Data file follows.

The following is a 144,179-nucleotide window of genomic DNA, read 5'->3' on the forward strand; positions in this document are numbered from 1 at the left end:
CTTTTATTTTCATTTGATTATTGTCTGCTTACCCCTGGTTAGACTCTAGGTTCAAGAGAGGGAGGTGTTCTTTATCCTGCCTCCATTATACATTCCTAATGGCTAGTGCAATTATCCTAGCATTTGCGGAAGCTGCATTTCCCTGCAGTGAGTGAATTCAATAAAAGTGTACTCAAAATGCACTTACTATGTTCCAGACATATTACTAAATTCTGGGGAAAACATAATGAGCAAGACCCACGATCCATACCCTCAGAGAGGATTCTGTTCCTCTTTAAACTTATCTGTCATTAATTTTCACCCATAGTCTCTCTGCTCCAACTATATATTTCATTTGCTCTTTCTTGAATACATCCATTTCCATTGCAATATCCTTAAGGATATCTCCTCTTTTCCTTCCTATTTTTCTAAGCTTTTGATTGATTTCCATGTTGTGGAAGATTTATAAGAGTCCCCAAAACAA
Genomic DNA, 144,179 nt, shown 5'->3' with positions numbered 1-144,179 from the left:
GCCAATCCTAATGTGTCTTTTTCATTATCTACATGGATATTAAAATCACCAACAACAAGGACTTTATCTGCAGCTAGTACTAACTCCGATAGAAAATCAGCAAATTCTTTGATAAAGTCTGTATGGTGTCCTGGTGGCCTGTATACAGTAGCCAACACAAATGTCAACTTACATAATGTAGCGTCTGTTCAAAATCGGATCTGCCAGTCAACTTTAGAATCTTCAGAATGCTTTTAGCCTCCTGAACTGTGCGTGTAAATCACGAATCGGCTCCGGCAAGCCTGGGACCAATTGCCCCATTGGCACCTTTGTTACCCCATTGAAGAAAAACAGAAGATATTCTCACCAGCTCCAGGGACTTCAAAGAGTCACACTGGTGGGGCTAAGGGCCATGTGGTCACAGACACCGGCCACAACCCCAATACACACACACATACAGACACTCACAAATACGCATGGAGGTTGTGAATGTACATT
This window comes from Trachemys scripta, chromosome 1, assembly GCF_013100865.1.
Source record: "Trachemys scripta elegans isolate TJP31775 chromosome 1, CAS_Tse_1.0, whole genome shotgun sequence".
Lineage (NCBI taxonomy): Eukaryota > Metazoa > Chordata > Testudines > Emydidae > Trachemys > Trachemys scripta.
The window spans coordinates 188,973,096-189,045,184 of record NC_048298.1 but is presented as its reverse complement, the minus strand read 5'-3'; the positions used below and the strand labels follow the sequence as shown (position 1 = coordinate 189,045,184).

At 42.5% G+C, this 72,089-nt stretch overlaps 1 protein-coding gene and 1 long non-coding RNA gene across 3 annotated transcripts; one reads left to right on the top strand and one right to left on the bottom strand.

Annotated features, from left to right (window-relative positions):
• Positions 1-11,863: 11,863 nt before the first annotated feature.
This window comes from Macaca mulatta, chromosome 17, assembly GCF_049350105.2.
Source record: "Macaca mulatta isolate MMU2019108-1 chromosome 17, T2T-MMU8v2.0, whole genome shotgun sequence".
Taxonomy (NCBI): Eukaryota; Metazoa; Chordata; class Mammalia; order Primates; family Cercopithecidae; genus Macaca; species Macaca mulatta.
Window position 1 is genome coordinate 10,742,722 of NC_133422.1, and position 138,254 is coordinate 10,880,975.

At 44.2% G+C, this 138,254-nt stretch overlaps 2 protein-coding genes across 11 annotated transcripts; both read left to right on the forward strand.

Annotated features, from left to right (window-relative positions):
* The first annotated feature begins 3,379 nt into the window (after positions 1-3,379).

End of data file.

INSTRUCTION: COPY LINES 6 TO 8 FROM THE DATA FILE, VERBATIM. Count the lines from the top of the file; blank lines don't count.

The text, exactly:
Source record: "Trachemys scripta elegans isolate TJP31775 chromosome 1, CAS_Tse_1.0, whole genome shotgun sequence".
Lineage (NCBI taxonomy): Eukaryota > Metazoa > Chordata > Testudines > Emydidae > Trachemys > Trachemys scripta.
The window spans coordinates 188,973,096-189,045,184 of record NC_048298.1 but is presented as its reverse complement, the minus strand read 5'-3'; the positions used below and the strand labels follow the sequence as shown (position 1 = coordinate 189,045,184).